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    Hurricane Roslyn brings dangerous surge to Mexico

    MEXICO CITY (AP) – Hurricane Roslyn was expected to delivered a treacherous storm surge to parts of Mexico yesterday after ploughing over the Pacific as a powerful Category 4 storm just offshore from the resort of Puerto Vallarta.

    The United States (US) National Hurricane Centre said early yesterday that Roslyn had become “extremely dangerous” with maximum sustained winds of 215 kilometres-per-hour.

    The storm was forecast “to bring damaging winds, a life-threatening storm surge and flooding rains to portions of west-central Mexico today”, the hurricane centre said.

    The centre placed Roslyn’s core about 75 kilometres west of Cabo Corrientes – the point of land jutting into the Pacific south of Puerto Vallarta – and moving north at 19 kilometre-per-hour.

    Forecasters said Roslyn likely would pass close to Cabo Corrientes and the Puerto Vallarta region during the night, but warned that those areas would still see high winds, heavy rains and rough surf.

    A hurricane warning was in effect for Las Islas Marias and Playa Perula to Escuinapa. A hurricane watch was in effect for the area north of Escuinapa to Mazatlan, the centre said.

    This satellite image shows Hurricane Roslyn approaching the Pacific coast of Mexico. PHOTO: AP

    The storm was expected to come ashore in Nayarit state. Hurricane Orlene made landfall on October 3 a little farther north in roughly the same region, about 75 kilometres southeast of the resort of Mazatlan.

    Hurricane-force winds extended out 45 kilometres from Roslyn’s centre, while tropical-storm-force winds extended out to 130 kilometres, the US hurricane centre said.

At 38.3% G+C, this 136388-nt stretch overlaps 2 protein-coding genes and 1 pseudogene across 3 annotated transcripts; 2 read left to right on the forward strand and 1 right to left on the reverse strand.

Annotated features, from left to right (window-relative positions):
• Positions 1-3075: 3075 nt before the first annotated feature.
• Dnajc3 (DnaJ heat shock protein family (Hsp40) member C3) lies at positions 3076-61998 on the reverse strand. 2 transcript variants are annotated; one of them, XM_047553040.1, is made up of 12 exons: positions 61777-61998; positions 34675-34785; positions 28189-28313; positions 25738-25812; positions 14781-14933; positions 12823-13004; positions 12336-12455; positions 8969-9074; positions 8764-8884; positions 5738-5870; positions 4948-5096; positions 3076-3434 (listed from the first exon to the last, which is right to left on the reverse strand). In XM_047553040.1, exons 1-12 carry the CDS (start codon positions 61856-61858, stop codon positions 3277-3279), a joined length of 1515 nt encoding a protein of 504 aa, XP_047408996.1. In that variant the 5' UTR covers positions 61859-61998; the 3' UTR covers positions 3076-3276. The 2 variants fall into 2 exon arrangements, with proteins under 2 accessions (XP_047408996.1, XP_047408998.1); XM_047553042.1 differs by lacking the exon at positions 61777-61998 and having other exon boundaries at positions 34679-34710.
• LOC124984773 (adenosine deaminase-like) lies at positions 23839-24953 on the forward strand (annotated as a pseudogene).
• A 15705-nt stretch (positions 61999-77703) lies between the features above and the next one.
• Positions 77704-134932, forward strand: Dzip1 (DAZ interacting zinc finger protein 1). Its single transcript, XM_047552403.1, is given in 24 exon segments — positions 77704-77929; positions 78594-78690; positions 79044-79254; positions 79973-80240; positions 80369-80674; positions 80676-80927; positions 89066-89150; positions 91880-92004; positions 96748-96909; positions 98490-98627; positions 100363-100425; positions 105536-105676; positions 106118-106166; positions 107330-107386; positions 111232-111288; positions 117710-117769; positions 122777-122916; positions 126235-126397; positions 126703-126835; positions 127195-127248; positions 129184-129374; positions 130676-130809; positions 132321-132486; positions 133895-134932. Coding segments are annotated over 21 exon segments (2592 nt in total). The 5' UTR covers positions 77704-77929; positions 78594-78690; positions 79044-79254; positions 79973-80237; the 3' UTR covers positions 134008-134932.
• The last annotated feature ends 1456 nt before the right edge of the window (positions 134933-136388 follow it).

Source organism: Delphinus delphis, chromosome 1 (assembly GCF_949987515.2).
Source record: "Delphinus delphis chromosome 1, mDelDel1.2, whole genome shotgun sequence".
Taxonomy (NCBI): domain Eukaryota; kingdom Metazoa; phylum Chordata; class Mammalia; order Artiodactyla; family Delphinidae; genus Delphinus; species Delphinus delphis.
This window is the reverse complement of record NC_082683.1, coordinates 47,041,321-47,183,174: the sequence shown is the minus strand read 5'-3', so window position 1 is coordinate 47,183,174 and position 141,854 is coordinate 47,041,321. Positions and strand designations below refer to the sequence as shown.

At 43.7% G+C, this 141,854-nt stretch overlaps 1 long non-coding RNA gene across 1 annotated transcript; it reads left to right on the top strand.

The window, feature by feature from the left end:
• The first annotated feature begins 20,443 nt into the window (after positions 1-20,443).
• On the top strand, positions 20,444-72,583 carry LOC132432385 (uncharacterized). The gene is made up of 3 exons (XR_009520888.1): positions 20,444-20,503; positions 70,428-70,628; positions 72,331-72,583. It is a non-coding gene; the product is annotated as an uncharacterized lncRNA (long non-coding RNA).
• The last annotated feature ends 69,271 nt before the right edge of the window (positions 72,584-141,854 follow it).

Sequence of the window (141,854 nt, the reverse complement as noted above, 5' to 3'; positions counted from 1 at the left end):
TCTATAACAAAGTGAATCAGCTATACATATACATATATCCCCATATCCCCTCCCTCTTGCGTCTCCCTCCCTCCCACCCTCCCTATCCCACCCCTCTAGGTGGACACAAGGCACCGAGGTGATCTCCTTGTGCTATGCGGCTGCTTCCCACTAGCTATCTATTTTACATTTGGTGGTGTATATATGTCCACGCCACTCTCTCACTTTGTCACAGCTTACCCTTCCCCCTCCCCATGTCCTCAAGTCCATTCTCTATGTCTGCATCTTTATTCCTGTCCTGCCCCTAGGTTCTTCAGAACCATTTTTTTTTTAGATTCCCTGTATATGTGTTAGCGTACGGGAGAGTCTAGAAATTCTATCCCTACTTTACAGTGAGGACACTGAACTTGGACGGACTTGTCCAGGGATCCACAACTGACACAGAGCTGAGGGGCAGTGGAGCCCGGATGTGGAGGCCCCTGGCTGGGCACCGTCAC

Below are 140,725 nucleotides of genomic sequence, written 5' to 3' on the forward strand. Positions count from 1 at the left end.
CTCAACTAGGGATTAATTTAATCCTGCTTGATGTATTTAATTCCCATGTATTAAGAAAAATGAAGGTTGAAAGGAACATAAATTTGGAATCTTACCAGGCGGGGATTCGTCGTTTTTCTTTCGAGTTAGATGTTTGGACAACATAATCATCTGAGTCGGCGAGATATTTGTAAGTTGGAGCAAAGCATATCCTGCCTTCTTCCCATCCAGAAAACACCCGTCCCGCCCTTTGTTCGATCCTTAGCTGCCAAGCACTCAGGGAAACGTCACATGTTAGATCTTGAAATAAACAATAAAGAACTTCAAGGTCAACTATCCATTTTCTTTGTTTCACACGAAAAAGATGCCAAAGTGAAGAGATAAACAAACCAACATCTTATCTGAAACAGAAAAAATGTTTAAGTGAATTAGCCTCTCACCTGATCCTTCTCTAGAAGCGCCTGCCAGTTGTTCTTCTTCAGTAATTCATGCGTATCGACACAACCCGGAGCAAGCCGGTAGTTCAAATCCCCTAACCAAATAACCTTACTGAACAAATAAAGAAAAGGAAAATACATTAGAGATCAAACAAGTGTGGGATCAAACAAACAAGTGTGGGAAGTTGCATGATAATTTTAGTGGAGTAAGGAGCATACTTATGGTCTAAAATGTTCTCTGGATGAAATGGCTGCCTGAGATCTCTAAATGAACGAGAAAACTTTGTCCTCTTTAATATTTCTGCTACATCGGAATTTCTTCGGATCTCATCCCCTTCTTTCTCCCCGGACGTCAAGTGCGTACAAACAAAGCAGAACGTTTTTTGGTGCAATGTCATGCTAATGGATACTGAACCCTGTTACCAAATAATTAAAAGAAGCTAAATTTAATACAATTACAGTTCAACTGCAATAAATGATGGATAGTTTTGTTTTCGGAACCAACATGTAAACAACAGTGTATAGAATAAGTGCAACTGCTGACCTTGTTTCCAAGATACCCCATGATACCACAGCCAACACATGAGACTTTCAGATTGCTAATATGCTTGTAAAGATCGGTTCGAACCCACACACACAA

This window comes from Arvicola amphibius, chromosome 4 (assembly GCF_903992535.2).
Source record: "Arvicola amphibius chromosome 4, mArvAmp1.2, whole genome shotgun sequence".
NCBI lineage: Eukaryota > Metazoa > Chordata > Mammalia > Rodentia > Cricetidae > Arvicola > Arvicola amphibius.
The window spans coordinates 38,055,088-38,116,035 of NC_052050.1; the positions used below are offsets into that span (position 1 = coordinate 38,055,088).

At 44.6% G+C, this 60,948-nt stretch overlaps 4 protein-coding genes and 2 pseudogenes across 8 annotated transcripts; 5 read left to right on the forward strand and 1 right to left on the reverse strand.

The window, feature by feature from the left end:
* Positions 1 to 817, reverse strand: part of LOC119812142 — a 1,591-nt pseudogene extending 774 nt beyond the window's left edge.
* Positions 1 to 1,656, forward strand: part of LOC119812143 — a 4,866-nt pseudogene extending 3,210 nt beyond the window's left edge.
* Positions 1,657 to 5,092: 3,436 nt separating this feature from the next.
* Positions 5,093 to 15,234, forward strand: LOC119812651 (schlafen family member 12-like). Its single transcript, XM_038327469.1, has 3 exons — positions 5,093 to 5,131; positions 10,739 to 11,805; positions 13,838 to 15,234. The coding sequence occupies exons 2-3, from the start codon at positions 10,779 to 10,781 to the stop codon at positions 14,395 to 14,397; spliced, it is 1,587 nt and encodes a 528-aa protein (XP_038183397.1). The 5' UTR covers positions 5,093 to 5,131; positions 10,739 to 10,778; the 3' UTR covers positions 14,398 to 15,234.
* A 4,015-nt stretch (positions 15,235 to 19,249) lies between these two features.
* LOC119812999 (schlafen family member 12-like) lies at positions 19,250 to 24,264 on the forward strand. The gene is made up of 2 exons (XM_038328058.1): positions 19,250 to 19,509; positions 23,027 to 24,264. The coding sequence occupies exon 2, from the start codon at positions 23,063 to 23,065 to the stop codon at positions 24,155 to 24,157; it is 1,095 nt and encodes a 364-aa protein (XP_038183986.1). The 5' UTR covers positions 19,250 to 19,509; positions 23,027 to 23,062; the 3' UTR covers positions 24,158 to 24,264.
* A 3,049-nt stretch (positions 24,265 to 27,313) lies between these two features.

A hurricane warning was posted on a stretch of coast from Playa Perula south of Cabo Corrientes north to El Roblito and for the Islas Marias.

    Seemingly oblivious to the approaching storm, tourists ate at beachside eateries on Saturday around Puerto Vallarta and smaller resorts farther north on the Nayarit coast where the storm likely was headed.

    “We’re fine. Everything is calm, it’s all normal,” said a receptionist, Jaime Cantón at the Casa Maria hotel in Puerto Vallarta. He said that if winds picked up, the hotel would gather up outside furniture “so nothing will go flying”. While skies began to cloud up, waves remained normal, and few people appeared to be rushing to take precautions.

    “The place is full of tourists,” said receptionist, Patricia Morales at the Punta Guayabitas hotel in the laid-back beach town of the same name, farther up the coast.

    Asked what precautions were being taken, Morales said, “The authorities haven’t told us anything.”

    The Nayarit state government said the hurricane was expected to make landfall around the fishing village of San Blas.

    The head of the state civil defence office, Pedro Núñez, said, “Right now we are carrying out patrols through the towns, to alert people so that they can keep their possession and keep themselves safe.”

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